Applying for a loan
Finding a Lender
Home loans, sometimes called mortgages are available from a wide variety of sources, including mortgage brokers, banks, and other financial institutions. Your REALTOR® is likely to have information about who to work with to get a home loan in your area. Also, ask friends, relatives, and colleagues about where they got their loan when they bought their home.
Choosing a mortgage
A mortgage is a real estate loan for a specific amount of money will be loaned at a specific interest rate for a specific period of time. There are a variety of mortgage types:
- Fixed-Rate Mortgages are the most popular type of mortgage. They offer an interest rate that will remain the same for as long as you have your loan. Stretching out your repayment term means your monthly mortgage payment will be less than it would be with a comparable shorter-term mortgage.
- Adjustable-Rate Mortgages (ARMs) offer an interest rate that adjusts periodically to keep it in line with changing market rates.
- Low and No Down Payment options allow for as little as three percent down, or no down payment at all for borrowers with excellent credit but with minimal funds for a down payment. Some products come with no income restrictions for homebuyers with excellent credit.
- Special Financing Mortgages were created for homebuyers with special needs, such as low- and moderate-income people who have disabilities or who have family members with disabilities living with them. Some programs are created for people in certain occupations, such a police officers and public school teachers. (See the Home Program section of this website for a list of programs available in your area).
Shopping interest rates
You may discuss with your lender whether interest rates are likely to rise while your loan is being processed. If you anticipate rising rates, it might be a good idea to “lock” the current interest rate. When you lock a rate, you may have to pay points to guarantee the rate. (Your lender can provide more specifics about this option.) A point equals one percent of the loan amount. So, if you are applying for a mortgage totaling $120,000 one point would equal $1,200.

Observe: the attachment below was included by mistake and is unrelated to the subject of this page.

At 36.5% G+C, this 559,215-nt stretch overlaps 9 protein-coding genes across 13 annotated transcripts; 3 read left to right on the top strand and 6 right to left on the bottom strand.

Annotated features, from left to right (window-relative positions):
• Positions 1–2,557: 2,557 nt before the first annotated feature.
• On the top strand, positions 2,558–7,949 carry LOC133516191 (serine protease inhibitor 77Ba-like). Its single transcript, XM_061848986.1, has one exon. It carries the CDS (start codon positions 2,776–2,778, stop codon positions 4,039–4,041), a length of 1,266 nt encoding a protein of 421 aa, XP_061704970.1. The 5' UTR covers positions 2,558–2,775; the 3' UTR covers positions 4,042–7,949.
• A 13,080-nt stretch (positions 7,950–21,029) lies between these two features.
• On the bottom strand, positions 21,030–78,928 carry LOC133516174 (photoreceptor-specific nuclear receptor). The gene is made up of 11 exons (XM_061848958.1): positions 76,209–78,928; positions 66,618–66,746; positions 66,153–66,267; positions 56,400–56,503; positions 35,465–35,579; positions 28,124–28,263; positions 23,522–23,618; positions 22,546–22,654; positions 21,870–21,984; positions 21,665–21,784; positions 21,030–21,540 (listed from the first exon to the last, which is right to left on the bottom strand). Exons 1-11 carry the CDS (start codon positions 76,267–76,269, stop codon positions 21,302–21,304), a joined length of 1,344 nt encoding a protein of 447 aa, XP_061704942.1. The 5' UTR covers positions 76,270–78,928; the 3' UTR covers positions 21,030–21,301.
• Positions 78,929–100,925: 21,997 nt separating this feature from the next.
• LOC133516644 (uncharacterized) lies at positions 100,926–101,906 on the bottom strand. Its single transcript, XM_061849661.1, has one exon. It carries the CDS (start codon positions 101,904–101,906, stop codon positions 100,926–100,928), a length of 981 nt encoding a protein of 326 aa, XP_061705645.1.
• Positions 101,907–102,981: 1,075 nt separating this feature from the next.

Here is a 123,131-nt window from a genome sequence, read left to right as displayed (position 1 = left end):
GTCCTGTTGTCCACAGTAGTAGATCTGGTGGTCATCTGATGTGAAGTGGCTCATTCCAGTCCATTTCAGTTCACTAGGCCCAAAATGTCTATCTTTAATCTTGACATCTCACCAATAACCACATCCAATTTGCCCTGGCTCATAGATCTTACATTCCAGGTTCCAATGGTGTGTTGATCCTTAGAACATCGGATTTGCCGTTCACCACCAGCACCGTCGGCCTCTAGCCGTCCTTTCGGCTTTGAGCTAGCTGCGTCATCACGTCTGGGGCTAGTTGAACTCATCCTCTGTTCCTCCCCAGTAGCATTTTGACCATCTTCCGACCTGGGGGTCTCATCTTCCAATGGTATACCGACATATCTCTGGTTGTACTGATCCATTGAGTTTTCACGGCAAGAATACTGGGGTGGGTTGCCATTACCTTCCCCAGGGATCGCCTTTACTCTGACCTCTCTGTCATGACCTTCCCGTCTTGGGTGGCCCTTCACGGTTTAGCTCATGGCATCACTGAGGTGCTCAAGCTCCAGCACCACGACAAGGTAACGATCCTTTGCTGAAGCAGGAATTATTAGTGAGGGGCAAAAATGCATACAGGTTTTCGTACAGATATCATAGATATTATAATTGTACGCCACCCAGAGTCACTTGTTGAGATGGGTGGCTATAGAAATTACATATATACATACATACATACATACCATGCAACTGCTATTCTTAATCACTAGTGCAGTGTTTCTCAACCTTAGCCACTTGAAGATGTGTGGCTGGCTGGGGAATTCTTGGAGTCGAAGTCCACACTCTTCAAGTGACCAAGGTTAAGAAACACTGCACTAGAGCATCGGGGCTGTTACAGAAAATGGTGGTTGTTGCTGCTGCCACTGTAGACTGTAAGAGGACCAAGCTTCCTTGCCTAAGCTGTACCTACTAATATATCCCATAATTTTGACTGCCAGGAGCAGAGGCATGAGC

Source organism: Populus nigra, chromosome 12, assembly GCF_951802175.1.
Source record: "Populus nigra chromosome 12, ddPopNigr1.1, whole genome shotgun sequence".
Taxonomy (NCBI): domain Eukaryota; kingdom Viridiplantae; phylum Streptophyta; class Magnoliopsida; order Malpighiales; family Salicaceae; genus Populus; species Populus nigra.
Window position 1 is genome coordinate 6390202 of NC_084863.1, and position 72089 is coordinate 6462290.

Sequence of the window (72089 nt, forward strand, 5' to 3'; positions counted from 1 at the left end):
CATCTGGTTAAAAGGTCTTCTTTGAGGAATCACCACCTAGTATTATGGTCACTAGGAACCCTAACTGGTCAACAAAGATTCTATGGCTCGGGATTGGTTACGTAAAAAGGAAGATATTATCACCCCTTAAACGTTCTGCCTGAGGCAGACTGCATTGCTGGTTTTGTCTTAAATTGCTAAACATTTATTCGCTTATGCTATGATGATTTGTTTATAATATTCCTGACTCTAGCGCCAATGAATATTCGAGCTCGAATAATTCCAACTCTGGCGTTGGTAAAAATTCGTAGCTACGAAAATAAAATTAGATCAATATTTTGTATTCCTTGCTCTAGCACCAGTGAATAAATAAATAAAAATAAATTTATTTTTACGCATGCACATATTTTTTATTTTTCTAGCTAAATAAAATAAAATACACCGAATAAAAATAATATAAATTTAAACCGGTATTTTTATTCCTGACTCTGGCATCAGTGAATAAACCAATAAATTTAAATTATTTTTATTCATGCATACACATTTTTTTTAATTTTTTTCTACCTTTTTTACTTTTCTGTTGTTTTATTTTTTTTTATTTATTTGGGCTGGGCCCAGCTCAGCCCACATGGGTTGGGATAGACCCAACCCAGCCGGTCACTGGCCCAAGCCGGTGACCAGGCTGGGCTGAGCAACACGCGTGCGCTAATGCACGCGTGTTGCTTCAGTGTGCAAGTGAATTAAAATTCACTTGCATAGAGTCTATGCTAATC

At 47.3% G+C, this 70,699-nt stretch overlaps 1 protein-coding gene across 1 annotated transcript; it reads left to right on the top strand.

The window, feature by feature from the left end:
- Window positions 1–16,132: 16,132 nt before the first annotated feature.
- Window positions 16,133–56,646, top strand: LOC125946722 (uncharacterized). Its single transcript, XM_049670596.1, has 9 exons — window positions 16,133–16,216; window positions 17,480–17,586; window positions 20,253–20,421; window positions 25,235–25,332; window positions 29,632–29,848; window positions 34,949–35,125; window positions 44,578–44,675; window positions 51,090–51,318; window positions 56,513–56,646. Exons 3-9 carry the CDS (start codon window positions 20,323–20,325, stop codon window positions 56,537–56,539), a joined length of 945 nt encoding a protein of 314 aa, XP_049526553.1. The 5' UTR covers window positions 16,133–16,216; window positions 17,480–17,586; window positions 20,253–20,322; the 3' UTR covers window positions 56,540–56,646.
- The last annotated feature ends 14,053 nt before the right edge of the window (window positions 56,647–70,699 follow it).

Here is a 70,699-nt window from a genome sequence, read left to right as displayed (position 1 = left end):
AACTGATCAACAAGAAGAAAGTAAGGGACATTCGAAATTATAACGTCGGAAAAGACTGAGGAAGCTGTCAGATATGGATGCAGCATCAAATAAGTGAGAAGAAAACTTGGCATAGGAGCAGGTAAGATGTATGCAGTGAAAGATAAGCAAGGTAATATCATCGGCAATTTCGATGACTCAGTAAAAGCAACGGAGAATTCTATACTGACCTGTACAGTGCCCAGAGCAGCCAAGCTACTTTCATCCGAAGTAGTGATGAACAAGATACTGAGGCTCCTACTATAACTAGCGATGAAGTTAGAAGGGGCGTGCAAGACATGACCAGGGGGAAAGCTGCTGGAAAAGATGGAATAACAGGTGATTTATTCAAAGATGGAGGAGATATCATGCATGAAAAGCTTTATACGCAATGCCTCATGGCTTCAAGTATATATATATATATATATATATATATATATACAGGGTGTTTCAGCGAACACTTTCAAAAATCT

You should know the interest rate and APR, Annual Percentage Rate, and to keep the quoted rates in mind when shopping for a mortgage loan. It’s also important to consider other fees that the lender can add on that might make a lower interest loan actually cost you more money than a mortgage with a higher rate but less miscellaneous costs.
If you lock, it’s important to get an agreement in writing that lists when the lock takes effect and how long it remains applicable. The length of the lock should last through the closing on your loan. Lenders typically provide a variety of “lock options,” and they can help you select the one that best fits your needs.
In most cases, once you’ve signed the loan application, you will have to accept the terms of the loan if it’s approved. So, you should make sure your loan application contains terms and amounts that are acceptable to you.
If your application for financing is denied, you may have to pay the lender’s processing fees — which may include, but are not limited to, an application fee and a credit report fee. You should try to identify the reasons your application was rejected. Perhaps you need to improve your credit rating before you can qualify for a loan. If you have limited funds in your savings or checking account, or you have inadequate funds for a down payment you may need to investigate other loan programs. Your lender can provide additional information if needed.
Loan application costs
Although costs and terms vary from lender to lender, most require you to pay an application fee, a credit report fee, and an appraisal fee at the time of application.
You may want to discuss with the lender which fees are non-refundable if, for any reason, you do not purchase a property after you have completed the loan application.
Qualifying for a loan
Your lender will make sure you are qualified for the loan you are seeking. You can help speed the loan process by responding quickly and accurately to any questions your lender has. It’s important to be honest about any problems you’ve had with your credit or with other loans.
Within three business days of submitting your loan application, your lender is required by law to provide you with an estimate of the closing costs you will pay. This is called a good-faith estimate. Lenders are also required to give you the government publication A homebuyer’s Guide to Settlement Costs, which explains the types of expenses you will pay at the loan closing.
The appraisal process
When you make an offer on a home and the offer is accepted you will then need to apply for a home loan (mortgage). The mortgage lender will order an appraisal from a qualified appraiser. The appraiser’s job is to look at recent sales in the area and to provide a value of the property you are purchasing. This valuation helps the lender verify the home is worth as much as you are paying for the property.
Your REALTOR® should help construct your sales contract to state the purchase offer is contingent on your ability to secure financing. If the property does not appraise for your purchase amount, then you probably won’t be able to get financing, which would prevent you from buying the home.